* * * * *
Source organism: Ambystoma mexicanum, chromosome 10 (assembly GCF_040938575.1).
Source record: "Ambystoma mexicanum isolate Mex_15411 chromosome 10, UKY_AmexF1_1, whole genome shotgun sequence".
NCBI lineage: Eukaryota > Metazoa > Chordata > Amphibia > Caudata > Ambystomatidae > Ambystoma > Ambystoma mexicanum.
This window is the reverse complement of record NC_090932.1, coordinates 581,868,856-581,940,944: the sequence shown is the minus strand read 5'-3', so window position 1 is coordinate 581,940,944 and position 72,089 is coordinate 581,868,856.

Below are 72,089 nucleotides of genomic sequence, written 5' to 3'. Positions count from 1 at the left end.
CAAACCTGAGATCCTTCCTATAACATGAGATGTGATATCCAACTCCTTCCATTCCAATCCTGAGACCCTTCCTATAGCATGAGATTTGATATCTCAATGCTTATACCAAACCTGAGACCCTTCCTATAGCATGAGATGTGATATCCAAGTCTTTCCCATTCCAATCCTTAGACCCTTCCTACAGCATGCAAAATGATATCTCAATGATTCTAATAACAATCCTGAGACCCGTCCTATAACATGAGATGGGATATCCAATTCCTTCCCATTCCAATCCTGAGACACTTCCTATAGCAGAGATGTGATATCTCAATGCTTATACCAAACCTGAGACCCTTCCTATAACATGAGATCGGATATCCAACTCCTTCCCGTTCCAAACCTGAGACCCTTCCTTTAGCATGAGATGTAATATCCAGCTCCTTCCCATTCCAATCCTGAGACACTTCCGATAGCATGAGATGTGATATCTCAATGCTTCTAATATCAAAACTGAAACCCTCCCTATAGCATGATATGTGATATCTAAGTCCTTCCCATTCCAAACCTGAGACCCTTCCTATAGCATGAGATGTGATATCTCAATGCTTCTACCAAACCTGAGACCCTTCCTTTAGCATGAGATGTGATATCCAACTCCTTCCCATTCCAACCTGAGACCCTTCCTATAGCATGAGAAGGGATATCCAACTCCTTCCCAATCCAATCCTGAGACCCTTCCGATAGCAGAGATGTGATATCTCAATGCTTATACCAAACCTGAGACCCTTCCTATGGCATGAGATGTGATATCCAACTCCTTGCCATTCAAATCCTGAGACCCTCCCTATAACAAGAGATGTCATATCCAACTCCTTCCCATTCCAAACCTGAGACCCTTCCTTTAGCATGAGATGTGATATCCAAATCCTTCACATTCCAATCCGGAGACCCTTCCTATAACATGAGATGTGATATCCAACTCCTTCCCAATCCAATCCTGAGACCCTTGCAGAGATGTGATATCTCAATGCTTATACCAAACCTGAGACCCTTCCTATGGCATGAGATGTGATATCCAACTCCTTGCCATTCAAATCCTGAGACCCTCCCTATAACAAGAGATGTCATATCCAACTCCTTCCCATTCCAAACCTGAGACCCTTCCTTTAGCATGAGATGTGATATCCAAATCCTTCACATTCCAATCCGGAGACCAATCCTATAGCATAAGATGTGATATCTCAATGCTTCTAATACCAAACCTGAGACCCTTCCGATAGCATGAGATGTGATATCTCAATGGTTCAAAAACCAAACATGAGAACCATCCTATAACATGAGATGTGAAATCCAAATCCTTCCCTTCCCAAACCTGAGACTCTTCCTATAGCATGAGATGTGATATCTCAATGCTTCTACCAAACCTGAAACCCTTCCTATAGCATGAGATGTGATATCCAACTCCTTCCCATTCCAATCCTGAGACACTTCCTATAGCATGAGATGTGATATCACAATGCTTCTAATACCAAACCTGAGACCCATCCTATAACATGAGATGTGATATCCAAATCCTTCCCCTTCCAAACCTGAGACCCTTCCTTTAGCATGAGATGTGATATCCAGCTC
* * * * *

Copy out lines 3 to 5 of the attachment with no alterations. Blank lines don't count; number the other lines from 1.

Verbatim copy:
NCBI lineage: Eukaryota > Metazoa > Chordata > Amphibia > Caudata > Ambystomatidae > Ambystoma > Ambystoma mexicanum.
This window is the reverse complement of record NC_090932.1, coordinates 581,868,856-581,940,944: the sequence shown is the minus strand read 5'-3', so window position 1 is coordinate 581,940,944 and position 72,089 is coordinate 581,868,856.

Below are 72,089 nucleotides of genomic sequence, written 5' to 3'. Positions count from 1 at the left end.